WASHINGTON (AP) _ Two Europeans were charged Wednesday with trying to buy missiles capable of releasing toxic gas and other arms for Middle East countries including Iraq, customs officials said.

Customs Service Commissioner Carol Hallet said the two were arrested Monday in Orlando, Fla., after meeting with undercover agents to finalize the purchase of TOW anti-tank missiles and to discuss other arms purchases.

Ms. Hallet said Claus Fuhler, a German eye doctor living in Spain, and Juan Martin Peche-Koesters, a Spanish citizen, were indicted by the U.S. District Court in Orlando on three counts of conspiring to export missiles and other arms to Iran, Iraq, Libya and other Arab countries.

The two men were charged with violating the Arms Export Control Act, which bans arms sales to the three countries.

Ms. Hallet said the attempt to buy the TOW missiles was ''clearly'' linked to the Mideast crisis resulting from Iraq's Aug. 2 invasion of Kuwait. She said the arrests were ''of particular importance at this particular time.''

The two were also trying to buy and ship 40 Toyota jeep-like vehicles mounted with 106mm artillery guns; rifles; mortars; demolition charges and grenades, she said.

She told reporters that the sting operation, codenamed ''Operation Dragon,'' began more than a year ago, when a U.S. manufacturer of the missiles tipped off the Customs Service that Fuhler and Peche-Koesters were seeking to buy 10,000 TOW missiles for $160 million.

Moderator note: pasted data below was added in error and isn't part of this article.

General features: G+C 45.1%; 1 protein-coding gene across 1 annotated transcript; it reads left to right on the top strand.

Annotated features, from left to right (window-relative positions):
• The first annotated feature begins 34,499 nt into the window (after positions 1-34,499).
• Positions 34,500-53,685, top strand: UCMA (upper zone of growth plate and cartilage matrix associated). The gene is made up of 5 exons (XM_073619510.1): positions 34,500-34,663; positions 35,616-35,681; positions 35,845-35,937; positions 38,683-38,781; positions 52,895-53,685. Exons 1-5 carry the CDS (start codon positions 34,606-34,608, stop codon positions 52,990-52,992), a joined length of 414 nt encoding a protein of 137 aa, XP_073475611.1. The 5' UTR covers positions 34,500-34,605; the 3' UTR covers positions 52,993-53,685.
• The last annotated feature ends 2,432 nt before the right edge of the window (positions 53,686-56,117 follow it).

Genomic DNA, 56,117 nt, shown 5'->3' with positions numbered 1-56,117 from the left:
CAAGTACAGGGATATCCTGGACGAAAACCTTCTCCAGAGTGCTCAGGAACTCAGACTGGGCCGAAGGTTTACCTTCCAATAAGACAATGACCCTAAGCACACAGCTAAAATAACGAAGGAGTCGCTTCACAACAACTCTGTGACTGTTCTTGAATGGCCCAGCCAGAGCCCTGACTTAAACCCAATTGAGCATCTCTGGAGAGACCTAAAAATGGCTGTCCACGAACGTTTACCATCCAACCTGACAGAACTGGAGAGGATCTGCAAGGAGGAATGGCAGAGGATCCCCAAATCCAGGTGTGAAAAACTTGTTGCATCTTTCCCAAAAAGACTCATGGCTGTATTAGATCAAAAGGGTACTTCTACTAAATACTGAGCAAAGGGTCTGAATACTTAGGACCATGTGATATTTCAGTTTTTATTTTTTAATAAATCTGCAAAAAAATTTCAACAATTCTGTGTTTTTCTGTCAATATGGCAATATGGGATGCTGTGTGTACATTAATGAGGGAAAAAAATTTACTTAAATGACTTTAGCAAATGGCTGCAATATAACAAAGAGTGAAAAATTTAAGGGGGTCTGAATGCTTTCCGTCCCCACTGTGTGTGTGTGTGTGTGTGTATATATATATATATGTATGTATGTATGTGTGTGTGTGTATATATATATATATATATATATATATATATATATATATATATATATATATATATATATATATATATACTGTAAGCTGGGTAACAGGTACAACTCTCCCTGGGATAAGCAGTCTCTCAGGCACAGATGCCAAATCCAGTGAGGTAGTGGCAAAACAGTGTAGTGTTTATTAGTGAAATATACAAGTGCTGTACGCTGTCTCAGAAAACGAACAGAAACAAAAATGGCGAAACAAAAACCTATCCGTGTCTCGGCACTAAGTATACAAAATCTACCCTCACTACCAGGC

They also negotiated with undercover agents posing as arms dealers the purchase of 20,000 artillery shells, she said. The Europeans specified that half of the shells, with a range of up to 17 miles, had to be capable up releasing toxic gas upon impact, she said.

Ms. Hallet said it was not known what percentage of the weapons was destined for Iraq, which has a huge arsenal of chemical weapons.

At the time of their arrest Monday, the two were trying to pay for and obtain 200 TOW missiles for shipment, through Spain, to Libya, Ms. Hallet said.

She said the two had agreed to pay $3.7 million for the missiles, with each man allegedly receiving a 15 percent commission.

The commissioner also said the men told the agents they had found a different supplier for the vehicles because the agents had submitted their $860,000 bid three days late.

During the yearlong negotiations for the missiles, the commissioner said, Fuhler and Peche-Koesters informed the agents they planned to file false bills of lading and false invoices with the Customs Service. The weapons would have been manifested as drilling equipment, machinery and motors, Ms. Hallet said.

She said that in correspondence with the agents the two referred to the requested arms as ''toys.''

Ms. Hallet would identify the manufacturer originally contacted only as a ''strategic technology development'' company. She said a senior executive in the company became suspicious when he received the large order and referred it to the Customs Service.